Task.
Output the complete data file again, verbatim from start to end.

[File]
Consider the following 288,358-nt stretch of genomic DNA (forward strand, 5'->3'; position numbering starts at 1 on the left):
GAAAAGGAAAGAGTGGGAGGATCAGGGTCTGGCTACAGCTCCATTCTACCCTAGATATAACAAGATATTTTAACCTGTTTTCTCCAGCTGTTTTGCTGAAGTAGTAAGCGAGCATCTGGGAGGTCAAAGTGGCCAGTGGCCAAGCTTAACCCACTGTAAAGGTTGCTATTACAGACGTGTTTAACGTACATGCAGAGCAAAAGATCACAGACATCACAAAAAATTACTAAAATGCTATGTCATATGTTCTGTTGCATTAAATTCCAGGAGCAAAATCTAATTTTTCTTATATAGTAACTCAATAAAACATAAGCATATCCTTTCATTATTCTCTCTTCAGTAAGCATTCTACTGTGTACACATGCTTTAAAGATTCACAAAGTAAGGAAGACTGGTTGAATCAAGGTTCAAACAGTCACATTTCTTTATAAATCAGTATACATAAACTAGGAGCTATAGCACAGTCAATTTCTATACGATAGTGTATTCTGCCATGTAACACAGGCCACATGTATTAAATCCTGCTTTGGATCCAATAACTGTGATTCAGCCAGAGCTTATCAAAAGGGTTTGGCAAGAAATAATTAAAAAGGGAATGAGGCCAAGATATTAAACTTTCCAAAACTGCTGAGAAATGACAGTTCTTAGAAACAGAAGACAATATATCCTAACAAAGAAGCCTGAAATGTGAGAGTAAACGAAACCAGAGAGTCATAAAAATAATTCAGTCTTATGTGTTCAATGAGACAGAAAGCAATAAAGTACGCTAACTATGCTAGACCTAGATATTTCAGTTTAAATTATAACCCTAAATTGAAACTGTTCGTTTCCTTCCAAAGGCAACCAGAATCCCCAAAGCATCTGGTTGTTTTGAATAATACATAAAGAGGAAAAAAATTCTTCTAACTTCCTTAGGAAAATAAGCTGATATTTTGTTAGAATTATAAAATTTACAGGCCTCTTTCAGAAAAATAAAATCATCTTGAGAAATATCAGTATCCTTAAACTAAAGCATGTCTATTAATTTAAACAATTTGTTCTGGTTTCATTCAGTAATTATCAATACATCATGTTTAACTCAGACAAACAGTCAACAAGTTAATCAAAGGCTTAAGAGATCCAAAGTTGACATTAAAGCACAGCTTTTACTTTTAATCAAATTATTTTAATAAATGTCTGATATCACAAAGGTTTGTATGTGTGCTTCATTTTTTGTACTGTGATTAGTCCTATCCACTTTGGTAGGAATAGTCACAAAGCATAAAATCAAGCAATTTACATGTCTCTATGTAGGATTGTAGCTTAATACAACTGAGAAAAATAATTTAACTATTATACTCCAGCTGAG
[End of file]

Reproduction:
Consider the following 288,358-nt stretch of genomic DNA (forward strand, 5'->3'; position numbering starts at 1 on the left):
GAAAAGGAAAGAGTGGGAGGATCAGGGTCTGGCTACAGCTCCATTCTACCCTAGATATAACAAGATATTTTAACCTGTTTTCTCCAGCTGTTTTGCTGAAGTAGTAAGCGAGCATCTGGGAGGTCAAAGTGGCCAGTGGCCAAGCTTAACCCACTGTAAAGGTTGCTATTACAGACGTGTTTAACGTACATGCAGAGCAAAAGATCACAGACATCACAAAAAATTACTAAAATGCTATGTCATATGTTCTGTTGCATTAAATTCCAGGAGCAAAATCTAATTTTTCTTATATAGTAACTCAATAAAACATAAGCATATCCTTTCATTATTCTCTCTTCAGTAAGCATTCTACTGTGTACACATGCTTTAAAGATTCACAAAGTAAGGAAGACTGGTTGAATCAAGGTTCAAACAGTCACATTTCTTTATAAATCAGTATACATAAACTAGGAGCTATAGCACAGTCAATTTCTATACGATAGTGTATTCTGCCATGTAACACAGGCCACATGTATTAAATCCTGCTTTGGATCCAATAACTGTGATTCAGCCAGAGCTTATCAAAAGGGTTTGGCAAGAAATAATTAAAAAGGGAATGAGGCCAAGATATTAAACTTTCCAAAACTGCTGAGAAATGACAGTTCTTAGAAACAGAAGACAATATATCCTAACAAAGAAGCCTGAAATGTGAGAGTAAACGAAACCAGAGAGTCATAAAAATAATTCAGTCTTATGTGTTCAATGAGACAGAAAGCAATAAAGTACGCTAACTATGCTAGACCTAGATATTTCAGTTTAAATTATAACCCTAAATTGAAACTGTTCGTTTCCTTCCAAAGGCAACCAGAATCCCCAAAGCATCTGGTTGTTTTGAATAATACATAAAGAGGAAAAAAATTCTTCTAACTTCCTTAGGAAAATAAGCTGATATTTTGTTAGAATTATAAAATTTACAGGCCTCTTTCAGAAAAATAAAATCATCTTGAGAAATATCAGTATCCTTAAACTAAAGCATGTCTATTAATTTAAACAATTTGTTCTGGTTTCATTCAGTAATTATCAATACATCATGTTTAACTCAGACAAACAGTCAACAAGTTAATCAAAGGCTTAAGAGATCCAAAGTTGACATTAAAGCACAGCTTTTACTTTTAATCAAATTATTTTAATAAATGTCTGATATCACAAAGGTTTGTATGTGTGCTTCATTTTTTGTACTGTGATTAGTCCTATCCACTTTGGTAGGAATAGTCACAAAGCATAAAATCAAGCAATTTACATGTCTCTATGTAGGATTGTAGCTTAATACAACTGAGAAAAATAATTTAACTATTATACTCCAGCTGAG